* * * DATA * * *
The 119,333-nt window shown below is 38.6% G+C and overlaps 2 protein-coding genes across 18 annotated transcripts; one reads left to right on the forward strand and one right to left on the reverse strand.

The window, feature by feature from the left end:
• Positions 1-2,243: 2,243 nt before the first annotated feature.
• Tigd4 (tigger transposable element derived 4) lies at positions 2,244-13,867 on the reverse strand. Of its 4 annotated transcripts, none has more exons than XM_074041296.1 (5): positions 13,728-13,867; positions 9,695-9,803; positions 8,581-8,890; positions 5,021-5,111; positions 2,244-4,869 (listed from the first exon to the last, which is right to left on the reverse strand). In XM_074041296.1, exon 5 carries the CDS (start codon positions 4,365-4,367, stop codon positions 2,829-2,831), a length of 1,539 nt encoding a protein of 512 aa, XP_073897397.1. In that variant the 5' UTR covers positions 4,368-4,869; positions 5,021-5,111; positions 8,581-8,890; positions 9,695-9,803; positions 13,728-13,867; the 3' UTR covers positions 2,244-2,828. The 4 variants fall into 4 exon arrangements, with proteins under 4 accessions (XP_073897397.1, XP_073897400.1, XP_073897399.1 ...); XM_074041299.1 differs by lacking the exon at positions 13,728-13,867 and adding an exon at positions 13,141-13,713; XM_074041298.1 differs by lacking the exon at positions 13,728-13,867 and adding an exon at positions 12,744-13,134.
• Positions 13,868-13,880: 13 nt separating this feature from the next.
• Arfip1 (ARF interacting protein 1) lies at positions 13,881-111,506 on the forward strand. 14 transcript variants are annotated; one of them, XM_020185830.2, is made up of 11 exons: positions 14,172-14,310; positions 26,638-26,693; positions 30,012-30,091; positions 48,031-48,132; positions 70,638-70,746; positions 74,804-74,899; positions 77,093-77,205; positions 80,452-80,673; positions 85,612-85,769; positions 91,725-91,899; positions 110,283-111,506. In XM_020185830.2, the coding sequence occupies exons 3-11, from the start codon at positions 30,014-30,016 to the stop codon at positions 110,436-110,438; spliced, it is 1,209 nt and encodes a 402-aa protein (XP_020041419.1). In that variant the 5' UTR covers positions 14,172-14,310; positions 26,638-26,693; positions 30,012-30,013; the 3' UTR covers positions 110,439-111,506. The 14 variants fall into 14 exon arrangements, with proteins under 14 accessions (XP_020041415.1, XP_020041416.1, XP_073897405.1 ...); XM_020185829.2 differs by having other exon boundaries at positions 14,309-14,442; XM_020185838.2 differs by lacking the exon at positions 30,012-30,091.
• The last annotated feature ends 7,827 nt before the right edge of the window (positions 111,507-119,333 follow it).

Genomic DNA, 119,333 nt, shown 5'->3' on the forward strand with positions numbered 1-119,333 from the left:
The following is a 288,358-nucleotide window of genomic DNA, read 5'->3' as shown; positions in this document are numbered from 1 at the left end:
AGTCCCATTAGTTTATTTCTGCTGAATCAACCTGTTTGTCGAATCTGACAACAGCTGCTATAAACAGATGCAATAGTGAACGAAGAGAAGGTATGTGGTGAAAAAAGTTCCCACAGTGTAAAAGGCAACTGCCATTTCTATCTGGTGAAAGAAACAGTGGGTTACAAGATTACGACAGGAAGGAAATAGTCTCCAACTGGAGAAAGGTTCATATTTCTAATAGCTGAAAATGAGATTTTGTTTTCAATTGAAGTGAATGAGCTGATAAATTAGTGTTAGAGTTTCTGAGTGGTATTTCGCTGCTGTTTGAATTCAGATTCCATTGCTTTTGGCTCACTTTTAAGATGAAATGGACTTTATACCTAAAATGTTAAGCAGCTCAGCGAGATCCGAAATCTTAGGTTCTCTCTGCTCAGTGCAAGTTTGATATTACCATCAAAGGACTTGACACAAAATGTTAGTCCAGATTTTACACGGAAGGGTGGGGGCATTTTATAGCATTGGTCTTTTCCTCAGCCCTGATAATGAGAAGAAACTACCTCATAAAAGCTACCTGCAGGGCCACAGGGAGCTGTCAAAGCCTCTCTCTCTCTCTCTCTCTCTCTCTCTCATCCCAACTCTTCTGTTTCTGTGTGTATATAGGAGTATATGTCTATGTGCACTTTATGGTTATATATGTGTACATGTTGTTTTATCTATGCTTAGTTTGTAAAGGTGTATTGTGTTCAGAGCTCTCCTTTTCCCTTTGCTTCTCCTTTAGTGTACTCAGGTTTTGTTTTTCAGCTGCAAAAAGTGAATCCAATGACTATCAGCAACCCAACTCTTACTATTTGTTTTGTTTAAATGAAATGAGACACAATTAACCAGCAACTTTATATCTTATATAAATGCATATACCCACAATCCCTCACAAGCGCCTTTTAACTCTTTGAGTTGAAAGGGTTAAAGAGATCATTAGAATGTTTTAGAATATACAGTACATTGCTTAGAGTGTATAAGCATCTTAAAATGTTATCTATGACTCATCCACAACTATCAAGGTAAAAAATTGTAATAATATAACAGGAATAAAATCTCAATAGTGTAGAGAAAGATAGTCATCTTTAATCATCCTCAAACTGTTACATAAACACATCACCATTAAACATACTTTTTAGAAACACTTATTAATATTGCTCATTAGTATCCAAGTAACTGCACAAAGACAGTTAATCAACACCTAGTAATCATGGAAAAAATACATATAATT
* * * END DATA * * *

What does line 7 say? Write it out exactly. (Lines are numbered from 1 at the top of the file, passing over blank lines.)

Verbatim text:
• The last annotated feature ends 7,827 nt before the right edge of the window (positions 111,507-119,333 follow it).